Ambrosiaster’s significance as a biblical exegete, the author of the first complete commentary on the Pauline epistles, was already signaled by Souter, who cited Harnack’s opinion that Ambrosiaster’s writings were “the most distinguished product of the Latin Church in the period
between Cyprian and Jerome”: “We ought to call him the great unknown,” wrote Harnack, “for what Western expositor of the early period or the
Middle Ages is his equal?”9
There is now universal agreement that these data are best explained if both the Quaestiones and the Pauline commentary were originally issued
anonymously; the ancient attributions to Hilary, Ambrose, and Augustine were probably just educated guesses at our author’s identity.15
But ignorance of Ambrosiaster’s real name does not mean that we know nothing about him. In the commentary on 1 Timothy Ambrosiaster spoke of “the church whose rector at present is Damasus,” which places the Pauline commentary roughly between the years 366 and 384.17 As we will see shortly, the numerous contacts between Ambrosiaster and Jerome enable us to narrow Ambrosiaster’s floruit to the later years of Damasus’s pontificate, that is, to the early 380s. There is little doubt that the author composed his works at Rome: in Q. 115 he spoke of being “here in the city of Rome and its environs” and in the commentary on Romans he spoke similarly.18 .... We have, then, both a secure location and a fairly specific date for both the Quaestiones and the commentary.
Jerome’s notorious diatribes against the Roman clergy scandalized his contemporaries and were, most likely, one of the main causes of his expulsion from Rome shortly after the death of Damasus. Jerome’s jabs were particularly pointed because he enjoyed contrasting contemporary clerical mores with the ascetic virtues of his own coterie of widows and virgins.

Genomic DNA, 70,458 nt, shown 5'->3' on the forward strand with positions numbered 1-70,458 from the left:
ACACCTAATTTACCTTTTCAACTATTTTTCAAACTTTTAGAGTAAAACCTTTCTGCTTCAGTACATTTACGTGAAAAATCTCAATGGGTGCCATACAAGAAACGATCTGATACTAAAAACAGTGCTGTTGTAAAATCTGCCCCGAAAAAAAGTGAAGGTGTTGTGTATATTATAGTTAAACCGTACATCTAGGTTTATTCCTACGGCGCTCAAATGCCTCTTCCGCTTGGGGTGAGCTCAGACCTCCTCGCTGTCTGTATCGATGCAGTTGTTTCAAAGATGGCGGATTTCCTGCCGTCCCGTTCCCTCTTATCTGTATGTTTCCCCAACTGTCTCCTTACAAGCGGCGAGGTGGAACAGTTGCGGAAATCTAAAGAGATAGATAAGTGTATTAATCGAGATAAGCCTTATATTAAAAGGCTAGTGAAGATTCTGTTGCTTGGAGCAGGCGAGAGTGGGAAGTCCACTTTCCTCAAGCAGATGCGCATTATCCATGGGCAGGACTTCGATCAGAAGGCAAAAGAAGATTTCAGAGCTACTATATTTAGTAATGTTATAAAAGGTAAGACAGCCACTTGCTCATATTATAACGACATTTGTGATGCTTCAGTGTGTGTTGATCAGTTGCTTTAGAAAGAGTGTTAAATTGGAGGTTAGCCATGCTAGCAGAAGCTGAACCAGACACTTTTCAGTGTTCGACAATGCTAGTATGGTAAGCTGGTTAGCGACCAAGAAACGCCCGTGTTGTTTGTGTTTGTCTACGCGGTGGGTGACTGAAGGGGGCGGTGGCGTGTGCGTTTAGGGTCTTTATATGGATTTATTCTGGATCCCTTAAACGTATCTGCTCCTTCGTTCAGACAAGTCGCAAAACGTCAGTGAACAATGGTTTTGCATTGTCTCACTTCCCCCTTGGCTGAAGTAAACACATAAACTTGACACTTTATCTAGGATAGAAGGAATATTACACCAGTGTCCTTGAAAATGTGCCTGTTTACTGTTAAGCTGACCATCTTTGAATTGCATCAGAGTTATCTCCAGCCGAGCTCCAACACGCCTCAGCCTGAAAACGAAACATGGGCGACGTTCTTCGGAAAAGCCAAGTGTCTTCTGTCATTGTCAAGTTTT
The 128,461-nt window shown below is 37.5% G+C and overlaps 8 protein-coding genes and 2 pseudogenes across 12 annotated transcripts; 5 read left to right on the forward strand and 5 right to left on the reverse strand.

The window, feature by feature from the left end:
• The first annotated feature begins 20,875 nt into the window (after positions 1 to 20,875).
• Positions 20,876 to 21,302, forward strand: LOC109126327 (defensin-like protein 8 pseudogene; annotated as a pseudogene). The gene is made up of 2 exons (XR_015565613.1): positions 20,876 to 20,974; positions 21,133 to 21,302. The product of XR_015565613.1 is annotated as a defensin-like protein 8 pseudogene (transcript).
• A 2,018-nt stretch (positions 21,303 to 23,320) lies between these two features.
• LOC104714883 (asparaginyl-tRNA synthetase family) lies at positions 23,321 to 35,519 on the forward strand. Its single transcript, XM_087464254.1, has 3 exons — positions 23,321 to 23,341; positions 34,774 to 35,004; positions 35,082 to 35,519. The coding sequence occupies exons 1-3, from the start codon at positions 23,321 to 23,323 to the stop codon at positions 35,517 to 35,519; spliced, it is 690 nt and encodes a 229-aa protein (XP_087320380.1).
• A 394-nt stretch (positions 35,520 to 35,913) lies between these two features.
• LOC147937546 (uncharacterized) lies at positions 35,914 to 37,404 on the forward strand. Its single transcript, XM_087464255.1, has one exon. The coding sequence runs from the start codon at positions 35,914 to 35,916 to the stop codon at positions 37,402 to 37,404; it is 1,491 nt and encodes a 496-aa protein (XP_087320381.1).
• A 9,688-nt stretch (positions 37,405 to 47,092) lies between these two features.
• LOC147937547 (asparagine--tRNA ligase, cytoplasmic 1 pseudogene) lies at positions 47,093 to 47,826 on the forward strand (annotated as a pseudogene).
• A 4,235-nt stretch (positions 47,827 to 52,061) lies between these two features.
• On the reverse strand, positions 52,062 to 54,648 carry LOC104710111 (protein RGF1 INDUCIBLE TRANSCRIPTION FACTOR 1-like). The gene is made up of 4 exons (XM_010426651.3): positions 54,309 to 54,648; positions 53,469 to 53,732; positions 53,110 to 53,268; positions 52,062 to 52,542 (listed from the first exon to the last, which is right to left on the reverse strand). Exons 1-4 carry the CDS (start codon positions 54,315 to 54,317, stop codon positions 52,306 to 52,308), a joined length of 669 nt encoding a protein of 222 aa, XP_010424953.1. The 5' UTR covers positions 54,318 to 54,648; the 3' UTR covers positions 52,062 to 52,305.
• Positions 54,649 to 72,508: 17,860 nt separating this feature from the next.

Good info on Ambrosiaster, Jerome, the Old Latin and the Vulgate ... Greek codices
consubstantiality ... Councils of 381 and 382
only one to allow remarriage after divorce
Damasus and Ursinus - people killed in strife
opulent Roman clergy
female subordination not equality not made in God's image
bishops and presbyters
original sin before Augustine
But it happens that it contains so many interesting statements, and is of such special excellence, that a knowledge of the author would
be a real help in the assignment of its place among the historical documents belonging to its period.
The real importance of the three works is now gradually coming to be recognised, since Harnack wrote of the author: “ We ought to call him the great unknown ; for what Western expositor of the early period or the Middle Ages is his equal ? ” “ Both works [the Commentary and the Quaestionos] are admirable in their kind, and perhaps the most distinguished product of the Latin Church in the period between Cyprian and Jerome.” Julicher is no less hearty in his admiration : “ His exposition of the letters of Paul is not only important by reason of many interesting notes on the history of dogma, morals and government, but is also the best written prior to the six- teenth century.”